But this isn’t a book on history or politics. Instead, it’s about our inner spiritual and emotional journey. The external storms which cause adversity are the waves that cause us to dive deeper. And Nepo aims to offer guidance in turbulent waters.

Nepo uses many tools to illustrate his point. He might tell part of his life story or share one of his poems. In another chapter, he uses word derivations to illuminate meaning. Or he adds quotes from famous figures. Then he ties these writing devices together with thoughts, reflections, and recommendations.

My conclusions
Like any book of essays, I found some more approachable and relevant to me than others. I loved the one about Leonard Cohen’s song, Hallelujah, since it’s a favorite of mine. And others either went way over my head or didn’t resonate. This generally reflects my experience with spiritually inclined books like this. Upon reading it a second time, I anticipate the most meaningful essays would differ.

Once or twice I thought Nepo “jumped the shark” with his perspectives. And other times, I read a section repeatedly, never understood it, and ultimately decided to move along. This is the nature of spiritual reading, in my experience. Just as every blind date isn’t your eventual perfect spouse, spiritual ideas are often hit or miss. Feeling this way isn’t an indicator of a book’s quality.

Imagine you’re looking for a timely and relevant exploration of storms and survival, both literal and figurative. In that case, Mark Nepo’s new book is an excellent way to delve deeper into the topic.

Pair with a lighter book, like The Butterfly Effect by Rachel Mans McKenny.

Thanks to NetGalley, St. Martin’s Press, and the author for a digital advanced reader’s copy in exchange for this honest review. The expected publication date for this book is Tuesday, September 6, 2022.
Profile Image for Benjamin Bookman.
218 reviews
September 3, 2022
I gave this book to my mom after she told me that she had been listening to Mark Nepo speak and was interested in learning more. Here is her full review of the book:

"I am enjoying Mark Nepo's newest book. I am hoping that his deep words of wisdom are sinking into my subconscious because I have to admit, I am struggling to grasp many parts of it. I have to reread sections until I think that I can begin to understand what he's trying to say. I think that this is for two reasons. First, Mark appears to be extremely well-read and backs up many of his insights with a review of other author's work and supporting spiritual beliefs which sometimes takes a bit of work to wade through. The upside of this is that it shows that many cultures have discovered similar truths. Second, Mark is a poet at heart, and his writing is poetic in style, and for those of us that are more literal in nature, it can be a challenge to follow. Luckily, he repeats most of the concepts by stating them in several different ways. On first reading, I found the questions at the end of each chapter discouraging since the first would usually ask you to apply the concept to your past life (which usually made me feel somewhat defeated), and the second would ask you to discuss the topic with a friend or loved one, and I can't think of anyone who would be receptive to this. But the reason I have used the present tense here is that I am not done rereading and digesting this book since I feel it has many concepts in it that will stretch me and help me to find my "true self". And next time around, I want to challenge myself to find at least a few questions to journal about."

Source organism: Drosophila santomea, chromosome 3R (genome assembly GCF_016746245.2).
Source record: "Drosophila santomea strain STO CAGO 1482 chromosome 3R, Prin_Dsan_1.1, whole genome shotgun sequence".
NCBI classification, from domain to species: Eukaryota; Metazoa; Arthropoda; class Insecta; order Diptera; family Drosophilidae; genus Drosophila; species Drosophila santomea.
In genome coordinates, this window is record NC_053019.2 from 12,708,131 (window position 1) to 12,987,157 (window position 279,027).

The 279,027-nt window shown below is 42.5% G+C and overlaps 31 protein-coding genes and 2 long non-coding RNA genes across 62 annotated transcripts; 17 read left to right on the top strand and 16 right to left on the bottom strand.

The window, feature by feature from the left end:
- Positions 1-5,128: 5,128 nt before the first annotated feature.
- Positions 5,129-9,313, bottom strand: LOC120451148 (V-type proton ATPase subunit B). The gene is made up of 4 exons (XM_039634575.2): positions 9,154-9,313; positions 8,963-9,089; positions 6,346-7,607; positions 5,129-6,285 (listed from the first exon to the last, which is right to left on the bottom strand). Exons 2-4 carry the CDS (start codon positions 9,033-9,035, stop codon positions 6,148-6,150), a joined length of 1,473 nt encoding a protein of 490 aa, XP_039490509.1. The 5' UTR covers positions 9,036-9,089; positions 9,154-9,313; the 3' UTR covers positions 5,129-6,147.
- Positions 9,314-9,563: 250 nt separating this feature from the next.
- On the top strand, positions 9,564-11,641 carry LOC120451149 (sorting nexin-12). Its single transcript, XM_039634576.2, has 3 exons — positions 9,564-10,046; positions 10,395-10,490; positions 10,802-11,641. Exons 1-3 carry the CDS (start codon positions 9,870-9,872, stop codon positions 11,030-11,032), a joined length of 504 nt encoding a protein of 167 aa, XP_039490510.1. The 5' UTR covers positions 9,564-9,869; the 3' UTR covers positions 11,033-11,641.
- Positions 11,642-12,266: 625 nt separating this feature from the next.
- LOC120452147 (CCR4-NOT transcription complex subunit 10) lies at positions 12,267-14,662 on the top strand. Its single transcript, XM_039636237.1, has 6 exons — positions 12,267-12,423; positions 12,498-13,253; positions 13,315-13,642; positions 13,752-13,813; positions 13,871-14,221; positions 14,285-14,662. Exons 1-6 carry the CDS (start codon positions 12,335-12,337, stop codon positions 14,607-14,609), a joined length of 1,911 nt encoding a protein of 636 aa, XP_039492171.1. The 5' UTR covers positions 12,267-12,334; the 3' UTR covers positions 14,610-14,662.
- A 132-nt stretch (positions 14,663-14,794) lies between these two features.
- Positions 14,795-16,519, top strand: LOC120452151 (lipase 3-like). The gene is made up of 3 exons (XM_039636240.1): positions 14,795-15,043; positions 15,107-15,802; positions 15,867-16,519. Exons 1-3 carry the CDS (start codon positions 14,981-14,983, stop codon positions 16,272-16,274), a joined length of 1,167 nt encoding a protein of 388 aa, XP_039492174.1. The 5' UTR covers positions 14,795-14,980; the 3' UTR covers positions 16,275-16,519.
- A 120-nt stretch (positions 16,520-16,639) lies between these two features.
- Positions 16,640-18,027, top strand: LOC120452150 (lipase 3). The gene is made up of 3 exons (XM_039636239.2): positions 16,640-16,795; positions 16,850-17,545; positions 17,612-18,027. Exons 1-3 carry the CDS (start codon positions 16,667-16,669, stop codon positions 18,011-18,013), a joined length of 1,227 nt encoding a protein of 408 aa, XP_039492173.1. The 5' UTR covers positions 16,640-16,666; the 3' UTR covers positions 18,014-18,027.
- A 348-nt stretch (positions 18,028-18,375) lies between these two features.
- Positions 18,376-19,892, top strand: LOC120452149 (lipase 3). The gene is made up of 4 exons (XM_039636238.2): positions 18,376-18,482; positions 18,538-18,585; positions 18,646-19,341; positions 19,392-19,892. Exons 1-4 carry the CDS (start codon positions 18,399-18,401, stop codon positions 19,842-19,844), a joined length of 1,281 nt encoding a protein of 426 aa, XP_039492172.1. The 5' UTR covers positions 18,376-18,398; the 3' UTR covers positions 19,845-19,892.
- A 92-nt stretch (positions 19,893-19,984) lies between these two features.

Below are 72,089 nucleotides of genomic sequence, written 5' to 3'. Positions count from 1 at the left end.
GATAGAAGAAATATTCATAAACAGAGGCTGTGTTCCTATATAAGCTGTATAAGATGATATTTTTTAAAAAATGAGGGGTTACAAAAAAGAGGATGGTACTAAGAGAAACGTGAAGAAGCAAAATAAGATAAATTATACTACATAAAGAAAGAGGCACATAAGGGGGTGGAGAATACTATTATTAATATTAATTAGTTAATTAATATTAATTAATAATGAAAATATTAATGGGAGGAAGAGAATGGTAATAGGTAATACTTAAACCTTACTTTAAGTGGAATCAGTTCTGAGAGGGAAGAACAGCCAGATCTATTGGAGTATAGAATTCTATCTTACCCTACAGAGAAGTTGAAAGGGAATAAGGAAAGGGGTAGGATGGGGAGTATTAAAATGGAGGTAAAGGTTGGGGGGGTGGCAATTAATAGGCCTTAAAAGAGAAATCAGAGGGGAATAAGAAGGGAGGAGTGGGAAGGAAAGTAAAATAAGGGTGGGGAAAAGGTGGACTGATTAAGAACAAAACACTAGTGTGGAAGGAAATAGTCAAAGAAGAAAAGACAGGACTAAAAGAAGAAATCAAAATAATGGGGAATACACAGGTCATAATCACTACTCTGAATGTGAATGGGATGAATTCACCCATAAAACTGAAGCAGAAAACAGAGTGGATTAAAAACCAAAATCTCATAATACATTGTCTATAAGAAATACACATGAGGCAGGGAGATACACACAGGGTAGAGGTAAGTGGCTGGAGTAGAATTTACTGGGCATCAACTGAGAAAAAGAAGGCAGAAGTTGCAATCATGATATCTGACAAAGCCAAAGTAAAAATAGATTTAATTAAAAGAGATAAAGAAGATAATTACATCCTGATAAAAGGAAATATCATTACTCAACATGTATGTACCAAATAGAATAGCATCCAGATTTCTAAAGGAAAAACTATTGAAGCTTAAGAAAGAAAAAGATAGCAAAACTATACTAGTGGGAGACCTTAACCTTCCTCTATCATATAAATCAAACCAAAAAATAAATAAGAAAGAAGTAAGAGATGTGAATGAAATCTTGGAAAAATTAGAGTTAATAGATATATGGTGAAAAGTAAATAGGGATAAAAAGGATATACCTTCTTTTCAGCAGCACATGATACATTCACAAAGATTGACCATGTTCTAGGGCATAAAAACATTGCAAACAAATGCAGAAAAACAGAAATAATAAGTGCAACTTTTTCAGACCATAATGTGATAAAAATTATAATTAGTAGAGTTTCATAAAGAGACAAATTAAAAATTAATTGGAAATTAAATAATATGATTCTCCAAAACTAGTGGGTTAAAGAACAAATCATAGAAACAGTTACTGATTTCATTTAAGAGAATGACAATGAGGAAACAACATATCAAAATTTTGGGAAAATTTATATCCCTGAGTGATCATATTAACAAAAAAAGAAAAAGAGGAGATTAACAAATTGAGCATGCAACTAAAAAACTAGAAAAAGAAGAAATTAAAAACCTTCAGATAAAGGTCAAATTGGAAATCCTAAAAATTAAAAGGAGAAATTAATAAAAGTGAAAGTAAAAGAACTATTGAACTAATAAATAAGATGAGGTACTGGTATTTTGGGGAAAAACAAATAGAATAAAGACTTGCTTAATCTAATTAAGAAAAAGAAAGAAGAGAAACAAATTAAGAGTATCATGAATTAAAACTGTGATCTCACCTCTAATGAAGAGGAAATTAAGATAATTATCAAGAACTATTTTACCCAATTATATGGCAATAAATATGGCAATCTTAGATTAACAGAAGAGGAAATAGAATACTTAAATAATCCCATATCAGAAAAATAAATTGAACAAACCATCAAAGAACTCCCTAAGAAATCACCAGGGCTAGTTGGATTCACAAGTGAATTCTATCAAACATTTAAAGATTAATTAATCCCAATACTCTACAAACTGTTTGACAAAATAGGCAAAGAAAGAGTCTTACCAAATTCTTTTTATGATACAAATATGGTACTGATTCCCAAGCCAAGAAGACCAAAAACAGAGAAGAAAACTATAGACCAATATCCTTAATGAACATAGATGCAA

Profile Image for Lorena.
638 reviews20 followers
September 6, 2022
Mark Nepo’s writing is often beautiful, meditative, and metaphorical. It requires a patient, thoughtful approach. This book of spiritual lessons to cope with turbulent times is written in dozens of short chapters, and it would be nice to read no more than one chapter per day so you have time to contemplate the content. Each chapter concludes with prompts for journaling and conversation to help you engage with the ideas.

I suspect I just wasn’t in the right mood while reading this, because I felt impatient with many of these essays, and a couple of them annoyed me. A few really impressed me though, especially “A Broken Hallelujah,” inspired by Leonard Cohen’s song. As someone living with chronic pain and illness, I also appreciated “The Paradox of Limitation,” inspired by his journey with cancer.

I recommend this book for those who are interested in spiritual growth and enjoy poetry and contemplation.

I received an ARC through NetGalley, and I volunteered to provide an honest review.
438 reviews16 followers
August 25, 2022
SURVIVING STORMS by Mark Nepo is brilliant. In Nepo's unique and powerful hands, the times we are living with all the tumult and strife are put into perspective. His clear, lucid view of individuals as well as our larger community is compassionate, smart, and ultimately practical: we are all in this together regardless of what we think or feel and it's up to us to shape, create, and live the future we want to inhabit. I was so entranced with this book I didn't want to stop reading, even when it was way past my bedtime. What is particularly wonderful is that while this is a book I will return to time and again for my own joy and deep consideration, it is also one that helped me listen and participate with enthusiasm for our differences and what brings us together. I received a copy of this book and these thoughts are my own, unbiased opinions.
Profile Image for Pat Sava.
156 reviews
April 12, 2022
I made it through 8% of this book before I had to give up. It just isn't for me, so it's a DNF. I try to avoid reading about politics because it invades so many other areas of my life. Reading is my safe space. Politics aren't allowed unless fictional. I'm sure this book will not be entirely about politics, but there was enough within the 8% I read that I know I don't want to continue. I'm unfortunately being forced to leave a star rating on NetGalley, so I'm giving it 3 stars instead of the 1 star I feel like leaving. The writing was fine, the prose were good, but the topics totally missed the mark for me.